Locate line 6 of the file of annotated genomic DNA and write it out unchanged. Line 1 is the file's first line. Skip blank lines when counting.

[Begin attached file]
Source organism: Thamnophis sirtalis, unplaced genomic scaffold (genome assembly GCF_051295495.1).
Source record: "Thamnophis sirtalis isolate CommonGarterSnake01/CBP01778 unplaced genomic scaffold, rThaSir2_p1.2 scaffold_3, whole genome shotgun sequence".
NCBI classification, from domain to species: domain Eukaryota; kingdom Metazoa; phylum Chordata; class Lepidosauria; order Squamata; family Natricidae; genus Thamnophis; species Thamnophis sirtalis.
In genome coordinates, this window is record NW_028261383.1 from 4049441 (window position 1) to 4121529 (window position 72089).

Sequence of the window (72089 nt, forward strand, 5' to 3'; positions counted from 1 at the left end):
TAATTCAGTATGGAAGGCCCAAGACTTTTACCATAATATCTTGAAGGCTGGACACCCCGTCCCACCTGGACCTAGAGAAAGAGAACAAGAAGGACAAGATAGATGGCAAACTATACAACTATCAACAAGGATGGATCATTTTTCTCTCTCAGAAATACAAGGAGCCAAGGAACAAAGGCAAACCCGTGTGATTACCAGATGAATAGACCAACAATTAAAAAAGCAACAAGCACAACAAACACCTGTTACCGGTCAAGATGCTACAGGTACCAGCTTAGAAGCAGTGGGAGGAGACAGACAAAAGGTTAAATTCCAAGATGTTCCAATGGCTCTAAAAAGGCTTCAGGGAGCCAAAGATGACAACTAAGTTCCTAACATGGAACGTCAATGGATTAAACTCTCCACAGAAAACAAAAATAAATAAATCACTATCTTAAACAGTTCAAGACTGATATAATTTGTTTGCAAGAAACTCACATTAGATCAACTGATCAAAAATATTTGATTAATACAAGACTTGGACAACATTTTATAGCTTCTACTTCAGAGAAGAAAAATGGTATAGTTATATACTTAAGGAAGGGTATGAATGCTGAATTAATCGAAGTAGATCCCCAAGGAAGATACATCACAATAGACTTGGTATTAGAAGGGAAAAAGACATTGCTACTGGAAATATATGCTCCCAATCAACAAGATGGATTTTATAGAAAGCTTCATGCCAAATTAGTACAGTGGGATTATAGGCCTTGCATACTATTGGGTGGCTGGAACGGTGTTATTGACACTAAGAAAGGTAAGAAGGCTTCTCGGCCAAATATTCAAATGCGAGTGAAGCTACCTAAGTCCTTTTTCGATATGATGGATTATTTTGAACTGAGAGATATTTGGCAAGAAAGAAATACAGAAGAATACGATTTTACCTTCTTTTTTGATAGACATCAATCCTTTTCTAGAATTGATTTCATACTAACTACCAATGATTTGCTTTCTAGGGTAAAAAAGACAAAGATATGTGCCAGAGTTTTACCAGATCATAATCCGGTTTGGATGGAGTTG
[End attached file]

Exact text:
TAATTCAGTATGGAAGGCCCAAGACTTTTACCATAATATCTTGAAGGCTGGACACCCCGTCCCACCTGGACCTAGAGAAAGAGAACAAGAAGGACAAGATAGATGGCAAACTATACAACTATCAACAAGGATGGATCATTTTTCTCTCTCAGAAATACAAGGAGCCAAGGAACAAAGGCAAACCCGTGTGATTACCAGATGAATAGACCAACAATTAAAAAAGCAACAAGCACAACAAACACCTGTTACCGGTCAAGATGCTACAGGTACCAGCTTAGAAGCAGTGGGAGGAGACAGACAAAAGGTTAAATTCCAAGATGTTCCAATGGCTCTAAAAAGGCTTCAGGGAGCCAAAGATGACAACTAAGTTCCTAACATGGAACGTCAATGGATTAAACTCTCCACAGAAAACAAAAATAAATAAATCACTATCTTAAACAGTTCAAGACTGATATAATTTGTTTGCAAGAAACTCACATTAGATCAACTGATCAAAAATATTTGATTAATACAAGACTTGGACAACATTTTATAGCTTCTACTTCAGAGAAGAAAAATGGTATAGTTATATACTTAAGGAAGGGTATGAATGCTGAATTAATCGAAGTAGATCCCCAAGGAAGATACATCACAATAGACTTGGTATTAGAAGGGAAAAAGACATTGCTACTGGAAATATATGCTCCCAATCAACAAGATGGATTTTATAGAAAGCTTCATGCCAAATTAGTACAGTGGGATTATAGGCCTTGCATACTATTGGGTGGCTGGAACGGTGTTATTGACACTAAGAAAGGTAAGAAGGCTTCTCGGCCAAATATTCAAATGCGAGTGAAGCTACCTAAGTCCTTTTTCGATATGATGGATTATTTTGAACTGAGAGATATTTGGCAAGAAAGAAATACAGAAGAATACGATTTTACCTTCTTTTTTGATAGACATCAATCCTTTTCTAGAATTGATTTCATACTAACTACCAATGATTTGCTTTCTAGGGTAAAAAAGACAAAGATATGTGCCAGAGTTTTACCAGATCATAATCCGGTTTGGATGGAGTTG